But original art may still be needed for other things. I hired an artist to create my cover illustration, and I’ve hired NA Studio Designs to give me unique chapter headings for each of my point of view characters, create maps for my book, and create some promotional materials.

new patriphos-map-web-bw
Map Design by NA Studios Design, exclusively for author B.K. Boes.

The process of finding an illustrator is similar to finding an editor. The steps for making a list of illustrators or cover designers is the same, except you can add this: Search websites like DeviantArt and Carbon Made and even Fiverr. For maps, you can also check out The Cartographer’s Guild. These sites enable you to contact artists individually. You might have to query to find out if they even create artwork for book covers, but these are the places you can find some really great artists.

Tips for Working with Illustrators and Cover Designers

  1. If working with stock, it is VERY important that you make sure they have the licenses to use said stock photos. Also, I like to run a Google image search when considering buying a premade book cover to see if the image has already been used in my genre in a similar way on a book cover.
  2. If the artist isn’t professional and timely, don’t work with them. It’s a huge headache. And often times it falls through anyway. Your best bet is using someone with a track record and business already up and running.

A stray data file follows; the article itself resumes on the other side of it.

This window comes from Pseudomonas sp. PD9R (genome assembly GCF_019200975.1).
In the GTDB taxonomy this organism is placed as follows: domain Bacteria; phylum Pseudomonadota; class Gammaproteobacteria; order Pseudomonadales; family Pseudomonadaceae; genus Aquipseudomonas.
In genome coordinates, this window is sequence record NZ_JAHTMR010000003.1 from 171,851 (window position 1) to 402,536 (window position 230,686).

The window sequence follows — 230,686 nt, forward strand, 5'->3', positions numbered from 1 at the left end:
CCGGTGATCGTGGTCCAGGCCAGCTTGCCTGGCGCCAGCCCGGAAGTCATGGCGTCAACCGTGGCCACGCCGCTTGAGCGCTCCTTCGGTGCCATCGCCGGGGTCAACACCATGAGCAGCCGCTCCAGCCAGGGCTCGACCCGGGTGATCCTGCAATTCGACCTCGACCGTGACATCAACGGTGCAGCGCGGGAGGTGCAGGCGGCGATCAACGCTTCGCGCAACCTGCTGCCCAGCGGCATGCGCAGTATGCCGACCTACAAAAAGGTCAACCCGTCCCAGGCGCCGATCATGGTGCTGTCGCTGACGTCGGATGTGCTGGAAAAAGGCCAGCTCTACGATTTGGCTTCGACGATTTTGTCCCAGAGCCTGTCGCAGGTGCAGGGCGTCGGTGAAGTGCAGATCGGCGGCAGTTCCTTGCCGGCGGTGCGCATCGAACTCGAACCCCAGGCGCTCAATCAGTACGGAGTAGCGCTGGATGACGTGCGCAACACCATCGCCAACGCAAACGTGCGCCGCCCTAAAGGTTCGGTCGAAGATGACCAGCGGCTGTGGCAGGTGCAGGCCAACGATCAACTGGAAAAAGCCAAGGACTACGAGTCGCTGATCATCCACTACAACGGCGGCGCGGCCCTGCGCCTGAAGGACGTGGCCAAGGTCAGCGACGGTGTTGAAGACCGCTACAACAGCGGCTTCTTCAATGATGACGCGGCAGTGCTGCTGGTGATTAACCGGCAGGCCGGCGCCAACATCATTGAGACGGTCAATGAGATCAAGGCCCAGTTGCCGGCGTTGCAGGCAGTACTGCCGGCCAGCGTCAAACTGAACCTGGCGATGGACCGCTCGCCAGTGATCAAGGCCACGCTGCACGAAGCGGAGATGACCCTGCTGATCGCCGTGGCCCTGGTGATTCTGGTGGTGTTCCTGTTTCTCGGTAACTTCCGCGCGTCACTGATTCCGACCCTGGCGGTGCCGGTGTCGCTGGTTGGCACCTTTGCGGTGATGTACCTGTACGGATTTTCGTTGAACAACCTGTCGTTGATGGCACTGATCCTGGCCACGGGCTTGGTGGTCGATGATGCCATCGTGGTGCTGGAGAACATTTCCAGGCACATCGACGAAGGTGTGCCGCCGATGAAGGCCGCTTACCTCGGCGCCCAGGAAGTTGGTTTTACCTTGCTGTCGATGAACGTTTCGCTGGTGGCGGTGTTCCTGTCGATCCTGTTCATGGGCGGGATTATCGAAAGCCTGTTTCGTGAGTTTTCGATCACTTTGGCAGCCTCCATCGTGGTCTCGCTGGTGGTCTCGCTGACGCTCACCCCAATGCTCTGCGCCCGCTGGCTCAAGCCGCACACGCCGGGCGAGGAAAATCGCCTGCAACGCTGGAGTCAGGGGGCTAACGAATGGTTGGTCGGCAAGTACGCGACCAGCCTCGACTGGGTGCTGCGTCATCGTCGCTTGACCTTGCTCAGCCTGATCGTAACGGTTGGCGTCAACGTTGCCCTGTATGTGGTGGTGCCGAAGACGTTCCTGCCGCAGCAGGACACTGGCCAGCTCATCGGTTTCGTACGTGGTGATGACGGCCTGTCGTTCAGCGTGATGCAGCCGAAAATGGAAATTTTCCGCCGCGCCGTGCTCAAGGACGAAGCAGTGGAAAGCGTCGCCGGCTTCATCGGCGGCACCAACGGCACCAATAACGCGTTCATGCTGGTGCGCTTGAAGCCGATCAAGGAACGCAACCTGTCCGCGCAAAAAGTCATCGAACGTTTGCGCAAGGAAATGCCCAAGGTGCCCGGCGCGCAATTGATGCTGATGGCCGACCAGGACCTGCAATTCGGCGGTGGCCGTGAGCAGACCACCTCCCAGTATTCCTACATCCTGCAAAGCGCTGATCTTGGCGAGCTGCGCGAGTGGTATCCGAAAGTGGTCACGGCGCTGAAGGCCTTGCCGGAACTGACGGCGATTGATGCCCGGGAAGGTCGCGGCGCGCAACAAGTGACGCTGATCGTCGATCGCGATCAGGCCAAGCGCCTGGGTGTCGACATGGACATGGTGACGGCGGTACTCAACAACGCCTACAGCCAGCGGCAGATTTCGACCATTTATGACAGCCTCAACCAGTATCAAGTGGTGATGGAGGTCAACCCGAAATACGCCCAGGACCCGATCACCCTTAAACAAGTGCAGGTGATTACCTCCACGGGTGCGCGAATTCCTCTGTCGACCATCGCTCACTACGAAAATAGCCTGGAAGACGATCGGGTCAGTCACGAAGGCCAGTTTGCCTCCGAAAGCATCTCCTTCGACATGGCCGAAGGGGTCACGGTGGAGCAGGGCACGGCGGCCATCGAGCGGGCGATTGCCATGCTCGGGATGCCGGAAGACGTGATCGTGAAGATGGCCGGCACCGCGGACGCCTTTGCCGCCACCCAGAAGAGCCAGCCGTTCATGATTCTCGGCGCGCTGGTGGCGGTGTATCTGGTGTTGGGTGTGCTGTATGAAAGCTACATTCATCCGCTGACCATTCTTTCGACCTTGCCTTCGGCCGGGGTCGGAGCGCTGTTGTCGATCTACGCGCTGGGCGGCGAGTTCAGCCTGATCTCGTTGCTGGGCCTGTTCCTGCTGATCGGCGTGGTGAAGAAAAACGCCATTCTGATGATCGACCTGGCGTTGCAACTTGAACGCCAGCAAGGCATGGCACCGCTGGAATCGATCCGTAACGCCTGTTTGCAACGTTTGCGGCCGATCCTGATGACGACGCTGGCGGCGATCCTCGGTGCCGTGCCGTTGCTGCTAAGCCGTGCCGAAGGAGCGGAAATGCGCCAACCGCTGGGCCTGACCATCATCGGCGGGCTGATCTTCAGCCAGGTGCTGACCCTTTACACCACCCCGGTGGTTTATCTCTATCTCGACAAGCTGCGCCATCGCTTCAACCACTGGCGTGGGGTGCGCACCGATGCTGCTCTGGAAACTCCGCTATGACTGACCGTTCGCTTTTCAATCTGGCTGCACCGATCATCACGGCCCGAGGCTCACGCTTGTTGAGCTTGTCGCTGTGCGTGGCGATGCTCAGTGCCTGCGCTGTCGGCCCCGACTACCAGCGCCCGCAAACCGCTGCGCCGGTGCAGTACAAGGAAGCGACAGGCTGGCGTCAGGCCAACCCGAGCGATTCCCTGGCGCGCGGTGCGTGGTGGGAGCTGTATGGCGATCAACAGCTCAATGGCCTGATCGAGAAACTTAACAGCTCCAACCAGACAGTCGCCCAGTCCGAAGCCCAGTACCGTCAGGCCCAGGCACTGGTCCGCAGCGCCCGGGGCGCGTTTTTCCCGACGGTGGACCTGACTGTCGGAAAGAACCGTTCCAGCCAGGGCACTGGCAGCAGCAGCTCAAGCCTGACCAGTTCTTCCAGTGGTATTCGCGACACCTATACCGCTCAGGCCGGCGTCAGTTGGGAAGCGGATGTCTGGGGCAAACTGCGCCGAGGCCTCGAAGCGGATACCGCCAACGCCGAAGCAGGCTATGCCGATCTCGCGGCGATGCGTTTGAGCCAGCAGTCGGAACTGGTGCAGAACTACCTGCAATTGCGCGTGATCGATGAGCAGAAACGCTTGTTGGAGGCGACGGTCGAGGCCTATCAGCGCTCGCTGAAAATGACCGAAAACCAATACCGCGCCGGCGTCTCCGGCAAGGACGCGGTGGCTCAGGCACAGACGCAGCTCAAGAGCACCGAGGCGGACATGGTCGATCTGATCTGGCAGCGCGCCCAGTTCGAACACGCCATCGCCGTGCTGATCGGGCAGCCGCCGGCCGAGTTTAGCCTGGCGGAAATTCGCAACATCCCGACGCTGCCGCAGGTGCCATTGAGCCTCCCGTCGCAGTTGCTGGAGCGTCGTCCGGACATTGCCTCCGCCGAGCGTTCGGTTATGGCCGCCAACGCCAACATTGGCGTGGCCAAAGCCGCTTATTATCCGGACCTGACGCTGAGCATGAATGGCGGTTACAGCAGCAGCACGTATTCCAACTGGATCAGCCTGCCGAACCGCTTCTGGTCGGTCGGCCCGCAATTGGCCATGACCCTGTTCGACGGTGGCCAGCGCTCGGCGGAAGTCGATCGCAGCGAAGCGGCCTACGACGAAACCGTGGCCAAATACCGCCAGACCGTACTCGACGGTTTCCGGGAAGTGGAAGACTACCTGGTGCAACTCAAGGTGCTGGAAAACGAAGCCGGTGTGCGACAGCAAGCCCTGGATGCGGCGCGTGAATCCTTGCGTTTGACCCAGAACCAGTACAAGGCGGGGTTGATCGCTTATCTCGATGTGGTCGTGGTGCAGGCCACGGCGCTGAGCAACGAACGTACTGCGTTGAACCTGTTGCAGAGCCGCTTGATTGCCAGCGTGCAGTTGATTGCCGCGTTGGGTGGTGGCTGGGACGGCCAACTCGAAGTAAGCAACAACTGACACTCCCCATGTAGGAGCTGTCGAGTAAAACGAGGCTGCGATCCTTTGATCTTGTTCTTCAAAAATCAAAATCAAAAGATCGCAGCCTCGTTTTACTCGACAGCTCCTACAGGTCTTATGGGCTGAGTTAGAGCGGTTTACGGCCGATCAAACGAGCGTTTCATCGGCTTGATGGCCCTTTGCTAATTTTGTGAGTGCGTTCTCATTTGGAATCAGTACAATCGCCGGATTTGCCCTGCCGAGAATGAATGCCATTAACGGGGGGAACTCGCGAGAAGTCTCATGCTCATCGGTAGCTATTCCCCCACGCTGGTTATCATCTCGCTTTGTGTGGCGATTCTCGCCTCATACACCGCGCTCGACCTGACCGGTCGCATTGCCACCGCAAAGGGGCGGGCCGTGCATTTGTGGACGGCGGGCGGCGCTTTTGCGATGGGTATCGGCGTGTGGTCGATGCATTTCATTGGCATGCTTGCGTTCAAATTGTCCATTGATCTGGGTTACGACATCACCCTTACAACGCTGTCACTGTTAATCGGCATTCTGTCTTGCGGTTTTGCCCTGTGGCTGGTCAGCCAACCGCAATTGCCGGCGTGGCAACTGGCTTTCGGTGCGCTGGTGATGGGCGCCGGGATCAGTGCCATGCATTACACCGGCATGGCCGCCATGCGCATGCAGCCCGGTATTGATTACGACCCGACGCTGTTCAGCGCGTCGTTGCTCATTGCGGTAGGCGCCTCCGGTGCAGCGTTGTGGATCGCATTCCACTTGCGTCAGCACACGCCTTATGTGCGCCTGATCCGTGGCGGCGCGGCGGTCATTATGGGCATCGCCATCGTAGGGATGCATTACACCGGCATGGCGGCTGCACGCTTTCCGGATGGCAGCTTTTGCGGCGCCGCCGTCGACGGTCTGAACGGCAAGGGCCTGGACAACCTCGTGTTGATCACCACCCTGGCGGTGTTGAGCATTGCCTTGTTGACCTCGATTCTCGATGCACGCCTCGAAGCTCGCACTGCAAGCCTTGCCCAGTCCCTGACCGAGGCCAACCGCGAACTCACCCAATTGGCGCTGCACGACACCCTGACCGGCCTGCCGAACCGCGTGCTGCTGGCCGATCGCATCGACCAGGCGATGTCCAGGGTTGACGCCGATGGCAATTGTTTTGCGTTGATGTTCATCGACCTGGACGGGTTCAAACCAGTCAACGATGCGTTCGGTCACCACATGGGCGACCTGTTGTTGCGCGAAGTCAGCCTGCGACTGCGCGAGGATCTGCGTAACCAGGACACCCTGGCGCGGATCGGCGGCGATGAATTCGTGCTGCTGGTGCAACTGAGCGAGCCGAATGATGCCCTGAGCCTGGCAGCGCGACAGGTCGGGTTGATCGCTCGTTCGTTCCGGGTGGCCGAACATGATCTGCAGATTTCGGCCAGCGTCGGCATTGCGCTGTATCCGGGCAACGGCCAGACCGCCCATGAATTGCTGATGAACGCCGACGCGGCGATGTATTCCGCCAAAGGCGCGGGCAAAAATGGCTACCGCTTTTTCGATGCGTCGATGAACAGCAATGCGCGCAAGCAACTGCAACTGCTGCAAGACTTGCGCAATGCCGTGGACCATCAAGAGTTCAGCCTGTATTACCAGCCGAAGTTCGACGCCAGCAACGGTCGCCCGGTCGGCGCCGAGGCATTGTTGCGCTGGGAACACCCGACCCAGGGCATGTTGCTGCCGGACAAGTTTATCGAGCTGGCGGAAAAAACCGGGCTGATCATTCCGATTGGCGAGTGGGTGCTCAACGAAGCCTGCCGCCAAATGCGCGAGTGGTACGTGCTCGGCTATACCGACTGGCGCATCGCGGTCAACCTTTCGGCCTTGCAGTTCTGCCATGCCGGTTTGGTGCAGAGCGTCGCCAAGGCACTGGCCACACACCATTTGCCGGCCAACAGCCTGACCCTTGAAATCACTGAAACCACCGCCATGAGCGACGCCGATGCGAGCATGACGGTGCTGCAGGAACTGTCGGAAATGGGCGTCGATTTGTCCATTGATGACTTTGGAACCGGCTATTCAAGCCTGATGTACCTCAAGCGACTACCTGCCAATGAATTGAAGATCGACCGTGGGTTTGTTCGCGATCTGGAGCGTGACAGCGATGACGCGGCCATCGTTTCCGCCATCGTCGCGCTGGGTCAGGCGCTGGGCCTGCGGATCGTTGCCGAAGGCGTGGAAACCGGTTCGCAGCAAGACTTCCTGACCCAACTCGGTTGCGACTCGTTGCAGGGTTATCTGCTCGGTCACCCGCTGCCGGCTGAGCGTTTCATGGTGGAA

3. When hiring for map illustrations, you’ll have to give them a rough sketch up front. Research map making. Model your map after real world places so that the geography makes sense. Have a rough sketch ready to go before you query.
  4. Ask for recommendations from artists, just as you would for editors. Talk to previous clients about how smooth or not smooth the process was for them. You can find out a lot by just talking to people.

There is a lot to learn when planning to independently publish your book, but it is totally possible. And you can make your book indistinguishable from a traditionally published book. So, I encourage you to go. Write awesome stories. Produce top quality, professionally edited books. Put together beautiful eBooks and print books, and be proud of the product you’ve made.

Good luck, and remember, your process is yours. Not mine. Not anyone else’s. So find out what works for you and own it.

-B.K. Boes

B.K. Boes is an epic fantasy writer, working on publishing her first novel, Mother of Rebellion, the first book in the Leyumin Divided Saga. She is a wife, and mother of two. Writing has always been a part of her life, but within the last four to five years has she begun to take it more seriously. Since then, she’s written six books, and her first is nearly ready to publish.

You can find her:

FB: https://www.facebook.com/bkboes/

Twitter: @BKboes

Website (Still under construction): http://www.bkboes.com/

Instagram: bkboes